I noticed on another web site that other people had the same problem with the upgrade as I did.

    1. Anonymous said on August 12, 2022 at 7:16 pm

      One thing I like about the new upgrade is that they changed the aubergine color of the login screen to grey (at least in my system). Purple is not my favorite color.

    2. Klaas Vaak said on August 12, 2022 at 5:35 pm

      @Anonymous: when I read things like that, and it is not the 1st time, I always smile to myself. The big USP of fixed release distros is *stability* and the high risk of instability of rolling release distros.

      Your and others’ experience shows that that argument is bunk, esp. since there are rolling release distros that are very stable. For example Endeavour, Reborn and Solus are stable. Note: I am not saying nothing ever goes wrong, that would be a lie, but they are certainly not any more risky.

      1. MdN said on August 13, 2022 at 2:25 am

        Glad that something made you smile, but I’m using LTS just because I’m old and 2 years feels like what 6 months used to feel. Why would I take risks every half a year? ;-)
        Yeah, had a few issues but serves me right for updating on the same day. I didn’t manage to destroy anything. It’s as if this thing fixes itself. Now it’s faster and better, even snap Firefox opens faster than before. Weird.
        Uses 600 MB of RAM on boot, instead of 400 (Kubuntu here), but I have RAM.
        Next risk: 2 years from now.

  4. Paul(us) said on August 12, 2022 at 12:39 pm

    You’re right with that marketing ploy Ubuntu is throwing sand in our eyes. https://nl.wikipedia.org/wiki/Klaas_Vaak

    1. Klaas Vaak said on August 12, 2022 at 5:28 pm

      @Paul(us): dank je. :-)) +1

  5. Klaas Vaak said on August 12, 2022 at 10:55 am

    5 years of mainstream support is a marketing gimmick. In reality, a new version is released every 2 years, and people are made to feel it is time to change. In practice most people will uninstall the old and reinstall the new release every 3 years.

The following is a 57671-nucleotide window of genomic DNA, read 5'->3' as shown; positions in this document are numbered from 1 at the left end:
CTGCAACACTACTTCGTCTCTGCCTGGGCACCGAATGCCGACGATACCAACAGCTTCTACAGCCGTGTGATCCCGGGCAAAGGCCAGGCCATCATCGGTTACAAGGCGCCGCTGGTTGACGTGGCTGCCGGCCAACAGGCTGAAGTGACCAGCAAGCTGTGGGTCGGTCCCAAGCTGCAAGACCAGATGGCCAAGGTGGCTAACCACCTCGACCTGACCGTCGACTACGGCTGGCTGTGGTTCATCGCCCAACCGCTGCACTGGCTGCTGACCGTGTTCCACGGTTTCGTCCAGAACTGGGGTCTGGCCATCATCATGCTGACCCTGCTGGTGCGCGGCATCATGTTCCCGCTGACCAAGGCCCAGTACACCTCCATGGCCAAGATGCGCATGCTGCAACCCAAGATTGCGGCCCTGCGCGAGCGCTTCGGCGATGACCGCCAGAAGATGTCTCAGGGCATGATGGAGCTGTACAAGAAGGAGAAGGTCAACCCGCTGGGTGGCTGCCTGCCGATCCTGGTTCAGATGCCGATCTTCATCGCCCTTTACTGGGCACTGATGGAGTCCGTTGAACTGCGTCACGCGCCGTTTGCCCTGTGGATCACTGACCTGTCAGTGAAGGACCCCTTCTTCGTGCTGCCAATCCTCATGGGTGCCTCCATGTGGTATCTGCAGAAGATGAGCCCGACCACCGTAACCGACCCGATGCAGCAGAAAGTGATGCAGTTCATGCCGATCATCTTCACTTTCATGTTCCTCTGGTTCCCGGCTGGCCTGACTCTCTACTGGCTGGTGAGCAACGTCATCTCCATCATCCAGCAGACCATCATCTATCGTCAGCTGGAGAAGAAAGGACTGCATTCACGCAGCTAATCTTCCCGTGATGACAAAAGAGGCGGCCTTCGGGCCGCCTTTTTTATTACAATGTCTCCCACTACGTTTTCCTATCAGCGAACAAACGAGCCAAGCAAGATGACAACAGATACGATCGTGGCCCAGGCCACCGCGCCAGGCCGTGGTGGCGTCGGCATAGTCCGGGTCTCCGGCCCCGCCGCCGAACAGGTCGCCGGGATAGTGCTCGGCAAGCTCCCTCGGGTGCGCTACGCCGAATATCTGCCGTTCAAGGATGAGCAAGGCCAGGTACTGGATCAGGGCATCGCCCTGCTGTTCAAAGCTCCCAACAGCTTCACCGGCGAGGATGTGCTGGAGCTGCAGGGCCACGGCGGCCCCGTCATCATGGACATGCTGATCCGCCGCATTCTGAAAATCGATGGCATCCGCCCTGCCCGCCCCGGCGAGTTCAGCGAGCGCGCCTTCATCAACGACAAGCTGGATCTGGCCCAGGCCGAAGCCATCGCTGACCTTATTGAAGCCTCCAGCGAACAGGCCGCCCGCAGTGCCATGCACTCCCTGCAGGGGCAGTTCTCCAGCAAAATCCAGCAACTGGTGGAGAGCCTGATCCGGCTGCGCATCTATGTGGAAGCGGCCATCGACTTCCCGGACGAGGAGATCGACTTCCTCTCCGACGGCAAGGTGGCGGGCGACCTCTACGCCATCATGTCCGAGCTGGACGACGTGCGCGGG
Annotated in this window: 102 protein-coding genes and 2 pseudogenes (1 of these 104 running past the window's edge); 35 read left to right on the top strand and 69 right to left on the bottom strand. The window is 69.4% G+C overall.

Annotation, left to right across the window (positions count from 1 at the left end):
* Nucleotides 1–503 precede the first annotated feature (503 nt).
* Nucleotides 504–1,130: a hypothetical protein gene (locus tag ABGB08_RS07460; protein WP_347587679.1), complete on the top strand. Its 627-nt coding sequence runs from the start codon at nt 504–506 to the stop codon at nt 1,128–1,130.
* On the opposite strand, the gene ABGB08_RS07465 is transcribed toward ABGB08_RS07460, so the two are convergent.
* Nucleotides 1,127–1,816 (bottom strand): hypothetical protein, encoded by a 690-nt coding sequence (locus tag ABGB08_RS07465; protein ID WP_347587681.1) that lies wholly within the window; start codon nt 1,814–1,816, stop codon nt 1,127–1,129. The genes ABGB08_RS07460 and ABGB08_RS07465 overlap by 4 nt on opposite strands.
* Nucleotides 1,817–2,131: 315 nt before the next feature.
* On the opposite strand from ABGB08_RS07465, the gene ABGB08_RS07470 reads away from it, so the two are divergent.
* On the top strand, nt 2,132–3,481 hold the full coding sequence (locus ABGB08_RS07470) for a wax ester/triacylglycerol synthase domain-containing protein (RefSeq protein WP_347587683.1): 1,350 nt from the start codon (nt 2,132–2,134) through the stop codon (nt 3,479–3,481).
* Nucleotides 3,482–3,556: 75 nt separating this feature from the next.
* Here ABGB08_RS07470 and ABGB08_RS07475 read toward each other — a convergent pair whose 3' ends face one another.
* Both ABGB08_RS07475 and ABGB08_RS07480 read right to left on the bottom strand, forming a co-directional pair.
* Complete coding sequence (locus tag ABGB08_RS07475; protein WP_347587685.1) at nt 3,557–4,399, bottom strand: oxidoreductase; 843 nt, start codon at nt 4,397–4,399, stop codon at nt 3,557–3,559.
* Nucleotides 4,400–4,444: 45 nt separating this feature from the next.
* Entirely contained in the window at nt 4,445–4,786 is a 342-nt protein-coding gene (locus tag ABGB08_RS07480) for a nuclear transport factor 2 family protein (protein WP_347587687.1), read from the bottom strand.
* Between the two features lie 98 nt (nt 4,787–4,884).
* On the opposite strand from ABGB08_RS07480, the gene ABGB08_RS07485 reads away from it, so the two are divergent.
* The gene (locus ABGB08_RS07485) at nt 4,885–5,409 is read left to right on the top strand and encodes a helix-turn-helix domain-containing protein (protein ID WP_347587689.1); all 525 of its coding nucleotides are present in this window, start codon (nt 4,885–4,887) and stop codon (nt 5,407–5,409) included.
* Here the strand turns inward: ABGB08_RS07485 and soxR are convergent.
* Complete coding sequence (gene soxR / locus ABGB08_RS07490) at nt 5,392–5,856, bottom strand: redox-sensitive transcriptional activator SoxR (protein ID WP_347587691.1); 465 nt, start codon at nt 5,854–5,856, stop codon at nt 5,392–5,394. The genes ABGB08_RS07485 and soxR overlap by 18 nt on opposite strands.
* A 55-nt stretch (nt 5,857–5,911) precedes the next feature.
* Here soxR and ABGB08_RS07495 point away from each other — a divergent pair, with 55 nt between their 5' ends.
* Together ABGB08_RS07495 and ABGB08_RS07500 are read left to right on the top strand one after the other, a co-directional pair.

1. MdN said on August 13, 2022 at 2:15 am

      Uninstall? Reinstall? What’s that? I just upgraded from 20.04 to 22.04 and back to work.

      1. Klaas Vaak said on August 14, 2022 at 8:28 am

        @MdN: you can do that a couple of times, but the recommendation is to uninstall/reinstall after that if you don’t want performance to deteriorate. The choice is yours.

    2. Oriol said on August 12, 2022 at 9:59 pm

      I don’t get your criticism. They offer 5 years of mainstream support. It’s up to people whether to use that support by staying on the same version, or updating to a new one. It doesn’t matter what most people do, what matters is that people can choose. I typically update soon after the .04.1 update, but for example I did stay in Lubuntu 18.04 for about 4 years, since Lubuntu 20.04 had LXQt instead of LXDE, so updates were unsupported and I didn’t like LXQt anyways. I decided to switch to Kubuntu, but this was more work so I kept postponing it.

      1. Klaas Vaak said on August 14, 2022 at 8:31 am

        @Oriol: I do not dispute the fact that there is 5 years’ of support. My argument is that I doubt many will stay on a release for 5 years because talk keeps coming in about the new release. And after 4 years there is another new release, so the user feels they should upgrade because they are now running 2 releases behind and missing so many of the new goodies.

    3. David said on August 12, 2022 at 3:05 pm

      @Klaas, while you are correct about the new versions offered, the point of LTS is that users are guaranteed support for 5 years. There are in fact many businesses who don’t care to update all the time — as evidenced by the Windows users who would still be running Win95 or even NT if they could get away with it. So I don’t believe that “most people” is correct when you are talking about a subset of people who have chosen long term support in the first place.

      1. Klaas Vaak said on August 12, 2022 at 5:27 pm

        @David: I get your point. The question is: how big is that subset of home users who will want to stick with an “old” version?

        Home users who use Linux are computer/Linux savvy, so are more likely to be salivating when a new version is released.

        Businesses will be more inclined to stay with the current version as long as possible because an upgrade is quite an upheaval on business processes. But then again, what is Ubuntu’s business penetration? I know at the backend of businesses Linux is very important, if not *the* most important software, but at the frontend, i.e. on employees’ computers?